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A changing of the Heritage guard

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Heritage Foundation President Edwin Feulner, Nov. 4, 2010. (Photo by Chip Somodevilla/Getty Images)

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Edwin Feulner is the president of The Heritage Foundation, the nation's most influential conservative think tank. Feulner, who is retiring in April after 35 years at Heritage's helm, spoke to the Trib about his legacy and the future of the organization.

Q: You shepherded The Heritage Foundation from a nine-member outfit to an organization that employees 275-plus and occupies three Washington, D.C., buildings. Were you confident setting out that you could grow the foundation into what The New York Times once called “the Parthenon of the conservative metropolis”?

A: We knew there was a gap to be filled when the late Paul Weyrich and I started Heritage but the notion that it would become the most broadly supported and the largest private think tank in the country was beyond our dreams.

We wanted to make a difference, we wanted to become a permanent institution in Washington and I think we've done pretty well with that.

Q: How did you build it up?

A: I think there were three factors. The first one was the absolute credibility of our research. Even liberals who disagreed with us on policy issues knew that they could take one of our studies (and) rely on the facts up front. Number two, we decided early on that marketing is probably as important as doing research, because otherwise you get a study that sits on somebody's bookshelf. Number three, you have to get your product out in timely fashion. Credibility, marketing and timeliness are the three big things I think have made Heritage what it is.

Q: What do you consider the foundation's most significant achievements under your watch?

A: It's been 35 years so I could go through a long, long list. But in the '80s, it has to be when Ronald Reagan (backed) the anti-missile defense system, or Star Wars, as it was then called, and (the ideas) that tax reform and tax cuts lead to a growing economy.

By the 1990s, we were integrally involved in things like welfare reform.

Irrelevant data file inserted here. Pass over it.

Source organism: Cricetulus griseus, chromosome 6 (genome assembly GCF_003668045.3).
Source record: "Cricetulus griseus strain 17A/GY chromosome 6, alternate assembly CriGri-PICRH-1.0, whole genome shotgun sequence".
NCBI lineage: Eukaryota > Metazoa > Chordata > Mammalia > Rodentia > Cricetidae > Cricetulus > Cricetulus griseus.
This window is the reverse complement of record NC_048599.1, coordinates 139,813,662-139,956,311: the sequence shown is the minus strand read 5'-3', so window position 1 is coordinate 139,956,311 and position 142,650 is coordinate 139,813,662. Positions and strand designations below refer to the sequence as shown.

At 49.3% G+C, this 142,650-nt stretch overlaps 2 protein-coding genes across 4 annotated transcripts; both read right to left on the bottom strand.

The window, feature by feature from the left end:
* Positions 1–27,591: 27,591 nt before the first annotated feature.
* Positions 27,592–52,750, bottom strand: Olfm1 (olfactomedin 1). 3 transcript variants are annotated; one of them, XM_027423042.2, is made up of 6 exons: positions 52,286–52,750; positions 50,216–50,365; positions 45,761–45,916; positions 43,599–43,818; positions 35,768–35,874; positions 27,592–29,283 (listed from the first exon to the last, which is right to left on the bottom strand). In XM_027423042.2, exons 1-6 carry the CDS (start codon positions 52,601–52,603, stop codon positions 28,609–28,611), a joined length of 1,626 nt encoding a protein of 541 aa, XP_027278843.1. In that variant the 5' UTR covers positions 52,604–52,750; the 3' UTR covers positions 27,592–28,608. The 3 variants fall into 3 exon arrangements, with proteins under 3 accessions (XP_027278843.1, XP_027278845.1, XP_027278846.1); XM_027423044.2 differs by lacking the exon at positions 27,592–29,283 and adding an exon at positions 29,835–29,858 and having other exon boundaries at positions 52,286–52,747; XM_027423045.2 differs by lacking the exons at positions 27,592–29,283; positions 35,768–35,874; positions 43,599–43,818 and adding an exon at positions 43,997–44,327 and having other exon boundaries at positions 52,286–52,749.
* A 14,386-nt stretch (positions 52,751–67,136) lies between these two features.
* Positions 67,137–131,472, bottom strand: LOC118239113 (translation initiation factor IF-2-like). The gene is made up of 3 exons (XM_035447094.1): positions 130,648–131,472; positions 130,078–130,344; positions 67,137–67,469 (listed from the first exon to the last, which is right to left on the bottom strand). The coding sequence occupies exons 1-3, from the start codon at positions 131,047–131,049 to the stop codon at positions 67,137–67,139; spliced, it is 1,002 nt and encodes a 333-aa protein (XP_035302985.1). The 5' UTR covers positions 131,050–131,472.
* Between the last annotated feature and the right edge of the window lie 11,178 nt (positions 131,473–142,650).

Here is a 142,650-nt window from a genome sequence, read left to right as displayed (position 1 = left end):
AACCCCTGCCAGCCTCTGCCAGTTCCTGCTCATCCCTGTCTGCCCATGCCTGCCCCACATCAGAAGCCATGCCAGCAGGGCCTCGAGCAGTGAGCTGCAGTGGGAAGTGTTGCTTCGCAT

In the 2000s, it was (enabling) the Bush administration to say, hey, there is no (anti-ballistic missile) treaty with the Soviet Union because there is no Soviet Union.

Q: In an age where TV talking heads have seemed to take control over the flow of information, are you concerned at all about the future of not just Heritage, but think tanks in general?

A: It's a big concern to all of us. When we started Heritage, one of our objectives was to take an argument and do it in eight or 10 pages. Now, eight or 10 pages is long, when you've got to get things down to 140 characters in a tweet.

You can't do that with complex ideas, so how do we reach our target audiences? Hopefully you get at least 800 words in an editorial or an op-ed, rather than those 140 characters.

Q: How do you envision the foundation operating under (incoming Heritage president) Sen. Jim DeMint's leadership?

A: Well, he certainly is a solid conservative, so it was very encouraging when he was introduced (and) the first thing he said was the absolute credibility of the research has to be paramount.

Jim (was in) the private sector before he was in the House and Senate, so he has a very detailed background with his MBA in the marketing field, so I think he will take our marketing to even new and better levels than it's ever been under me. That's all to the good.

Eric Heyl is a staff writer for Trib Total Media (412-320-7857 or eheyl@tribweb.com).

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